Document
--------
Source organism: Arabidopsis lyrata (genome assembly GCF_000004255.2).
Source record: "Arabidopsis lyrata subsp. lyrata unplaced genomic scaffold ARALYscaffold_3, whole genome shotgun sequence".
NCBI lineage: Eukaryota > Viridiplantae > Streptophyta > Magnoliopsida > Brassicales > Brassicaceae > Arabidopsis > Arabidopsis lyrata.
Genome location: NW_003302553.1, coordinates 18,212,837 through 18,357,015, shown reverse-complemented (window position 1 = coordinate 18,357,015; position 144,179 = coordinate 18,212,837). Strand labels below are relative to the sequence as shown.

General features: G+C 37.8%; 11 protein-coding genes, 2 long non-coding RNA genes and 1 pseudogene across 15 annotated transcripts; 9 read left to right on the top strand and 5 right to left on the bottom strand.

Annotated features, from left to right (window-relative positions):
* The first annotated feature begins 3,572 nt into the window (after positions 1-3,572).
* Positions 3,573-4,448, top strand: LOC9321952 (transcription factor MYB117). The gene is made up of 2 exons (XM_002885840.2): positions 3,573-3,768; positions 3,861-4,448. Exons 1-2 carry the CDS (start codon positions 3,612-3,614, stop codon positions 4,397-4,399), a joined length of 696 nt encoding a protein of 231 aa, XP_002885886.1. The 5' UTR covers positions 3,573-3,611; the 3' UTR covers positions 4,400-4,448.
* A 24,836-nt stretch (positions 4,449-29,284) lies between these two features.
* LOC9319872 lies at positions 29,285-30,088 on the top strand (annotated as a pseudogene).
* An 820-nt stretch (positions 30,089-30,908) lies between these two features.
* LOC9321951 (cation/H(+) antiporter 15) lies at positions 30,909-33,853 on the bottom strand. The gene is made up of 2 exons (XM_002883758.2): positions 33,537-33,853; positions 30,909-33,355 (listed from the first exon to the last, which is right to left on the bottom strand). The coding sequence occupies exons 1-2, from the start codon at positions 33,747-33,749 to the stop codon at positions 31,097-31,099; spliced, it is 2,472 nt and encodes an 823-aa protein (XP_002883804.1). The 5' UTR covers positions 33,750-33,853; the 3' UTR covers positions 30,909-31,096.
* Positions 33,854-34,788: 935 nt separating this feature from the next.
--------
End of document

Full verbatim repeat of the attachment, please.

Source organism: Arabidopsis lyrata (genome assembly GCF_000004255.2).
Source record: "Arabidopsis lyrata subsp. lyrata unplaced genomic scaffold ARALYscaffold_3, whole genome shotgun sequence".
NCBI lineage: Eukaryota > Viridiplantae > Streptophyta > Magnoliopsida > Brassicales > Brassicaceae > Arabidopsis > Arabidopsis lyrata.
Genome location: NW_003302553.1, coordinates 18,212,837 through 18,357,015, shown reverse-complemented (window position 1 = coordinate 18,357,015; position 144,179 = coordinate 18,212,837). Strand labels below are relative to the sequence as shown.

General features: G+C 37.8%; 11 protein-coding genes, 2 long non-coding RNA genes and 1 pseudogene across 15 annotated transcripts; 9 read left to right on the top strand and 5 right to left on the bottom strand.

Annotated features, from left to right (window-relative positions):
* The first annotated feature begins 3,572 nt into the window (after positions 1-3,572).
* Positions 3,573-4,448, top strand: LOC9321952 (transcription factor MYB117). The gene is made up of 2 exons (XM_002885840.2): positions 3,573-3,768; positions 3,861-4,448. Exons 1-2 carry the CDS (start codon positions 3,612-3,614, stop codon positions 4,397-4,399), a joined length of 696 nt encoding a protein of 231 aa, XP_002885886.1. The 5' UTR covers positions 3,573-3,611; the 3' UTR covers positions 4,400-4,448.
* A 24,836-nt stretch (positions 4,449-29,284) lies between these two features.
* LOC9319872 lies at positions 29,285-30,088 on the top strand (annotated as a pseudogene).
* An 820-nt stretch (positions 30,089-30,908) lies between these two features.
* LOC9321951 (cation/H(+) antiporter 15) lies at positions 30,909-33,853 on the bottom strand. The gene is made up of 2 exons (XM_002883758.2): positions 33,537-33,853; positions 30,909-33,355 (listed from the first exon to the last, which is right to left on the bottom strand). The coding sequence occupies exons 1-2, from the start codon at positions 33,747-33,749 to the stop codon at positions 31,097-31,099; spliced, it is 2,472 nt and encodes an 823-aa protein (XP_002883804.1). The 5' UTR covers positions 33,750-33,853; the 3' UTR covers positions 30,909-31,096.
* Positions 33,854-34,788: 935 nt separating this feature from the next.